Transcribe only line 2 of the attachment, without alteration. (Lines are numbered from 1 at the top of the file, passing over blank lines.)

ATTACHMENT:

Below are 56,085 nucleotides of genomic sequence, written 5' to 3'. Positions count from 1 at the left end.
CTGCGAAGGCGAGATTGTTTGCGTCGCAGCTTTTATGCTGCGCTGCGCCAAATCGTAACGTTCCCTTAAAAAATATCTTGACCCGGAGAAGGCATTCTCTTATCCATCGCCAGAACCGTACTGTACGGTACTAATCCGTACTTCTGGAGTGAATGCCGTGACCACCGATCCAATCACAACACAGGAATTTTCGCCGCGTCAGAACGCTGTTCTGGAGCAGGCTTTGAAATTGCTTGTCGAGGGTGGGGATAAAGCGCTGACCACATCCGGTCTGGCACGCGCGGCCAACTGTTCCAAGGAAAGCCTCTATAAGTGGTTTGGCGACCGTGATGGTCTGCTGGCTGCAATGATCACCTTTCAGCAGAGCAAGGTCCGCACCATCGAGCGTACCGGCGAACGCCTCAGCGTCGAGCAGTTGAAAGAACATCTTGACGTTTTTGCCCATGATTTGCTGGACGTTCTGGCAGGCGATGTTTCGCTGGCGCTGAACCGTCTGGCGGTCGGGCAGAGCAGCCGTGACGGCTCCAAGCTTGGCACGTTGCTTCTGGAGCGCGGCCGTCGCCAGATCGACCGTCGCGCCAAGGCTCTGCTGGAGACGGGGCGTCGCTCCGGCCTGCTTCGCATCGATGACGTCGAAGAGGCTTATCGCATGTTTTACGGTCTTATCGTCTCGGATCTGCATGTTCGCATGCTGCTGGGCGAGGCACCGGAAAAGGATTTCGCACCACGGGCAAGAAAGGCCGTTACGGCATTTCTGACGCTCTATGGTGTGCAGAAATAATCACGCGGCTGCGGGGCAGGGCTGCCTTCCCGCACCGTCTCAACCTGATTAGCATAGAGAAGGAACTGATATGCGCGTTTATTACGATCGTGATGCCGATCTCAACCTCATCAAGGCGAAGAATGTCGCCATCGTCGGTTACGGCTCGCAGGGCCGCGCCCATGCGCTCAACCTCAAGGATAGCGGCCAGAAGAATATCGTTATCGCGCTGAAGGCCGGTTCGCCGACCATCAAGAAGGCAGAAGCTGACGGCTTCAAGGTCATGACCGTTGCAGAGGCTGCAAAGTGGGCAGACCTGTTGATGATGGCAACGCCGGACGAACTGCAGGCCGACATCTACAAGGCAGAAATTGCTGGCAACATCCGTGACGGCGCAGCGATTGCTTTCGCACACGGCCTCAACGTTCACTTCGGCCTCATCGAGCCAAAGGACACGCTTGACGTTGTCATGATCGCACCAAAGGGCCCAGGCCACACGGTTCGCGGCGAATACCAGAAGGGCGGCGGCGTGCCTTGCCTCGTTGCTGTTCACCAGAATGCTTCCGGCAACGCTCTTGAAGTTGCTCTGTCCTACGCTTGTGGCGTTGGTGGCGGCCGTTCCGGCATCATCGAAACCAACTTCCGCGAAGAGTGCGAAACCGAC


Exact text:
CTGCGAAGGCGAGATTGTTTGCGTCGCAGCTTTTATGCTGCGCTGCGCCAAATCGTAACGTTCCCTTAAAAAATATCTTGACCCGGAGAAGGCATTCTCTTATCCATCGCCAGAACCGTACTGTACGGTACTAATCCGTACTTCTGGAGTGAATGCCGTGACCACCGATCCAATCACAACACAGGAATTTTCGCCGCGTCAGAACGCTGTTCTGGAGCAGGCTTTGAAATTGCTTGTCGAGGGTGGGGATAAAGCGCTGACCACATCCGGTCTGGCACGCGCGGCCAACTGTTCCAAGGAAAGCCTCTATAAGTGGTTTGGCGACCGTGATGGTCTGCTGGCTGCAATGATCACCTTTCAGCAGAGCAAGGTCCGCACCATCGAGCGTACCGGCGAACGCCTCAGCGTCGAGCAGTTGAAAGAACATCTTGACGTTTTTGCCCATGATTTGCTGGACGTTCTGGCAGGCGATGTTTCGCTGGCGCTGAACCGTCTGGCGGTCGGGCAGAGCAGCCGTGACGGCTCCAAGCTTGGCACGTTGCTTCTGGAGCGCGGCCGTCGCCAGATCGACCGTCGCGCCAAGGCTCTGCTGGAGACGGGGCGTCGCTCCGGCCTGCTTCGCATCGATGACGTCGAAGAGGCTTATCGCATGTTTTACGGTCTTATCGTCTCGGATCTGCATGTTCGCATGCTGCTGGGCGAGGCACCGGAAAAGGATTTCGCACCACGGGCAAGAAAGGCCGTTACGGCATTTCTGACGCTCTATGGTGTGCAGAAATAATCACGCGGCTGCGGGGCAGGGCTGCCTTCCCGCACCGTCTCAACCTGATTAGCATAGAGAAGGAACTGATATGCGCGTTTATTACGATCGTGATGCCGATCTCAACCTCATCAAGGCGAAGAATGTCGCCATCGTCGGTTACGGCTCGCAGGGCCGCGCCCATGCGCTCAACCTCAAGGATAGCGGCCAGAAGAATATCGTTATCGCGCTGAAGGCCGGTTCGCCGACCATCAAGAAGGCAGAAGCTGACGGCTTCAAGGTCATGACCGTTGCAGAGGCTGCAAAGTGGGCAGACCTGTTGATGATGGCAACGCCGGACGAACTGCAGGCCGACATCTACAAGGCAGAAATTGCTGGCAACATCCGTGACGGCGCAGCGATTGCTTTCGCACACGGCCTCAACGTTCACTTCGGCCTCATCGAGCCAAAGGACACGCTTGACGTTGTCATGATCGCACCAAAGGGCCCAGGCCACACGGTTCGCGGCGAATACCAGAAGGGCGGCGGCGTGCCTTGCCTCGTTGCTGTTCACCAGAATGCTTCCGGCAACGCTCTTGAAGTTGCTCTGTCCTACGCTTGTGGCGTTGGTGGCGGCCGTTCCGGCATCATCGAAACCAACTTCCGCGAAGAGTGCGAAACCGAC